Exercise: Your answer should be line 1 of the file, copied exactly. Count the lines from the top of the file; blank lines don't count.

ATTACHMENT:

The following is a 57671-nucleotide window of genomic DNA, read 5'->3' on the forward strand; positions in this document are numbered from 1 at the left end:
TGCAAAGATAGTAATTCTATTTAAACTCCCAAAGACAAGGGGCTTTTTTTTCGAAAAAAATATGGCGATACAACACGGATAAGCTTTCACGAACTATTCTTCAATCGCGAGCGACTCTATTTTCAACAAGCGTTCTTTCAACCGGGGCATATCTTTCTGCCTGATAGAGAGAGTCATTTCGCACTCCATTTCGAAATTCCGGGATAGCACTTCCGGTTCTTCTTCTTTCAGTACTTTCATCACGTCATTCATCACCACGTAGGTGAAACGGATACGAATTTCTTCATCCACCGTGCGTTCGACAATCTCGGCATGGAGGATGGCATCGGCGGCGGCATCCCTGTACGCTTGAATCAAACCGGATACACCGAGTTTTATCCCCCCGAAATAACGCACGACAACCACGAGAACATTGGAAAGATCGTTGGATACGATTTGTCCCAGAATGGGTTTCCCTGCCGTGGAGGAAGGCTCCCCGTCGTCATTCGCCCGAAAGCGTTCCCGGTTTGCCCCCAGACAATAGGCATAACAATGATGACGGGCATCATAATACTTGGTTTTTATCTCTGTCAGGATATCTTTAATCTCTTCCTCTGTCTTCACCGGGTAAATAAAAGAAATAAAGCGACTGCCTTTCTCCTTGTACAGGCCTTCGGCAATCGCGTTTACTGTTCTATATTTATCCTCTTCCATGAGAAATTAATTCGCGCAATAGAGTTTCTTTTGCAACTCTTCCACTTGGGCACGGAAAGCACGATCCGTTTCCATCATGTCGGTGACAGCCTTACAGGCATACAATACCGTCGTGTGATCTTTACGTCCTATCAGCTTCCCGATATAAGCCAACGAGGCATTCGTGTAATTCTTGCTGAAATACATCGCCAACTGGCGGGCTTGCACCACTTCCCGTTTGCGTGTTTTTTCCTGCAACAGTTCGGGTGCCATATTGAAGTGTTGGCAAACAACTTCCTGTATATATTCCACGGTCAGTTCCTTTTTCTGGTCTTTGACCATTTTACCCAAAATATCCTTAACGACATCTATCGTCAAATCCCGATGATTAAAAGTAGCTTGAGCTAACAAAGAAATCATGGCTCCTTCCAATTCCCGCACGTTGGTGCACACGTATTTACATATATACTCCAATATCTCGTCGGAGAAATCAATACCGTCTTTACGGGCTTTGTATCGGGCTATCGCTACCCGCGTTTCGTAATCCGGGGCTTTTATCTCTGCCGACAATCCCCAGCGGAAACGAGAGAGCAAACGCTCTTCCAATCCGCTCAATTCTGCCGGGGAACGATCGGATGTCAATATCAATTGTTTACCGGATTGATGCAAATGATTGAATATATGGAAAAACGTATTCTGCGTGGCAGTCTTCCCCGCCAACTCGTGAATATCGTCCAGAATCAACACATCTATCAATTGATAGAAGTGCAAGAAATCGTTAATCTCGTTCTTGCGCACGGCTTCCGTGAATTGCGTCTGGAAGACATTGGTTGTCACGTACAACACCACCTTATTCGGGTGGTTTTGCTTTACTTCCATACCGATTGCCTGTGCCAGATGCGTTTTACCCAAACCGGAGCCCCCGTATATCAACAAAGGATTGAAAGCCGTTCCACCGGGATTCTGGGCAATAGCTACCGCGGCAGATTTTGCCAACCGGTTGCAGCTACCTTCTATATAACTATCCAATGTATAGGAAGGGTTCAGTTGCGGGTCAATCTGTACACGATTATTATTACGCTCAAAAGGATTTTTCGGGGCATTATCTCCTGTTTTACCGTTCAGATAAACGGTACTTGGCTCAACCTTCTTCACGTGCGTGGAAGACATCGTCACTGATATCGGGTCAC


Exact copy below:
The following is a 57671-nucleotide window of genomic DNA, read 5'->3' on the forward strand; positions in this document are numbered from 1 at the left end: